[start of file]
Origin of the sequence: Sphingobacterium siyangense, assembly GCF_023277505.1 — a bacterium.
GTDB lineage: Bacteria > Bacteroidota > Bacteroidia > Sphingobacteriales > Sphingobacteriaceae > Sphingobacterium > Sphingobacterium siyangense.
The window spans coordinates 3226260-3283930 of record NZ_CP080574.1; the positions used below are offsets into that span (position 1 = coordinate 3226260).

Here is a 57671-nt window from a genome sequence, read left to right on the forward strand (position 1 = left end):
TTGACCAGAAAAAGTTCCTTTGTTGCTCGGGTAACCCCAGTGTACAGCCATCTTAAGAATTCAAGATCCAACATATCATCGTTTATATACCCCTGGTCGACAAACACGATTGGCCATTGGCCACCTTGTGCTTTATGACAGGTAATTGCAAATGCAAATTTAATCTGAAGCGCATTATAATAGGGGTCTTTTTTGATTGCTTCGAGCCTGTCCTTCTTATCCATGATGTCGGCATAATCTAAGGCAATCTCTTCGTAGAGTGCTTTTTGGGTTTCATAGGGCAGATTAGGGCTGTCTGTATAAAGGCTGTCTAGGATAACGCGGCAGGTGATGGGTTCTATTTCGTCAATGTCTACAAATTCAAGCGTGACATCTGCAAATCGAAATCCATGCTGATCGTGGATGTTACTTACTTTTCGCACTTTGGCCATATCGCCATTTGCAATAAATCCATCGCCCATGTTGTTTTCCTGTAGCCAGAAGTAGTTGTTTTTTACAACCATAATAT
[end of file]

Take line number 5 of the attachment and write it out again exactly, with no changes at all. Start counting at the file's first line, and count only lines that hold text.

TTGACCAGAAAAAGTTCCTTTGTTGCTCGGGTAACCCCAGTGTACAGCCATCTTAAGAATTCAAGATCCAACATATCATCGTTTATATACCCCTGGTCGACAAACACGATTGGCCATTGGCCACCTTGTGCTTTATGACAGGTAATTGCAAATGCAAATTTAATCTGAAGCGCATTATAATAGGGGTCTTTTTTGATTGCTTCGAGCCTGTCCTTCTTATCCATGATGTCGGCATAATCTAAGGCAATCTCTTCGTAGAGTGCTTTTTGGGTTTCATAGGGCAGATTAGGGCTGTCTGTATAAAGGCTGTCTAGGATAACGCGGCAGGTGATGGGTTCTATTTCGTCAATGTCTACAAATTCAAGCGTGACATCTGCAAATCGAAATCCATGCTGATCGTGGATGTTACTTACTTTTCGCACTTTGGCCATATCGCCATTTGCAATAAATCCATCGCCCATGTTGTTTTCCTGTAGCCAGAAGTAGTTGTTTTTTACAACCATAATAT